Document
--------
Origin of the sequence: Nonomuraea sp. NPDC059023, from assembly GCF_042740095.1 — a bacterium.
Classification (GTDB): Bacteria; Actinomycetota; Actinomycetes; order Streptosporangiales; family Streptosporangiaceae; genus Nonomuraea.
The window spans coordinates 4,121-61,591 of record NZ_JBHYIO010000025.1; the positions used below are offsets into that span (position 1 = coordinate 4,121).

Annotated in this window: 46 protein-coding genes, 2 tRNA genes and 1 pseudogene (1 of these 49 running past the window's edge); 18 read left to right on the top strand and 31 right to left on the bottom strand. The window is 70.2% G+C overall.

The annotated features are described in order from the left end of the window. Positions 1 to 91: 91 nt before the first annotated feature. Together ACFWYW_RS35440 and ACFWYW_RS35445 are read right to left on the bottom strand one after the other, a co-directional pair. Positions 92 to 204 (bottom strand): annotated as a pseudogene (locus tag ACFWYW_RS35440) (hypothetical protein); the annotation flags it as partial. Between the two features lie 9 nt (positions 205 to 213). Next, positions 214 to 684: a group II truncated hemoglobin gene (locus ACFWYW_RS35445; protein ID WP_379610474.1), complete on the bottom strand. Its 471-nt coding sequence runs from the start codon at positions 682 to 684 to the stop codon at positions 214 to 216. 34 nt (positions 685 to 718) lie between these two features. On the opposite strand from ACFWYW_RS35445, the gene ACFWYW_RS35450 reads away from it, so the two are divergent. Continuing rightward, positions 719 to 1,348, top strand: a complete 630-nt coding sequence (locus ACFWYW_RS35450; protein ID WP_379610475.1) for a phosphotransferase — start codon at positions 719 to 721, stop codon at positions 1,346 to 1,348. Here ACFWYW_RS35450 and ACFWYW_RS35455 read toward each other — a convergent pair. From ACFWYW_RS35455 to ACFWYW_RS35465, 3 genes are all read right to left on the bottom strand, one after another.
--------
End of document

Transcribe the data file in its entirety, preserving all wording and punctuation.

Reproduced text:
Origin of the sequence: Nonomuraea sp. NPDC059023, from assembly GCF_042740095.1 — a bacterium.
Classification (GTDB): Bacteria; Actinomycetota; Actinomycetes; order Streptosporangiales; family Streptosporangiaceae; genus Nonomuraea.
The window spans coordinates 4,121-61,591 of record NZ_JBHYIO010000025.1; the positions used below are offsets into that span (position 1 = coordinate 4,121).

Annotated in this window: 46 protein-coding genes, 2 tRNA genes and 1 pseudogene (1 of these 49 running past the window's edge); 18 read left to right on the top strand and 31 right to left on the bottom strand. The window is 70.2% G+C overall.

The annotated features are described in order from the left end of the window. Positions 1 to 91: 91 nt before the first annotated feature. Together ACFWYW_RS35440 and ACFWYW_RS35445 are read right to left on the bottom strand one after the other, a co-directional pair. Positions 92 to 204 (bottom strand): annotated as a pseudogene (locus tag ACFWYW_RS35440) (hypothetical protein); the annotation flags it as partial. Between the two features lie 9 nt (positions 205 to 213). Next, positions 214 to 684: a group II truncated hemoglobin gene (locus ACFWYW_RS35445; protein ID WP_379610474.1), complete on the bottom strand. Its 471-nt coding sequence runs from the start codon at positions 682 to 684 to the stop codon at positions 214 to 216. 34 nt (positions 685 to 718) lie between these two features. On the opposite strand from ACFWYW_RS35445, the gene ACFWYW_RS35450 reads away from it, so the two are divergent. Continuing rightward, positions 719 to 1,348, top strand: a complete 630-nt coding sequence (locus ACFWYW_RS35450; protein ID WP_379610475.1) for a phosphotransferase — start codon at positions 719 to 721, stop codon at positions 1,346 to 1,348. Here ACFWYW_RS35450 and ACFWYW_RS35455 read toward each other — a convergent pair. From ACFWYW_RS35455 to ACFWYW_RS35465, 3 genes are all read right to left on the bottom strand, one after another.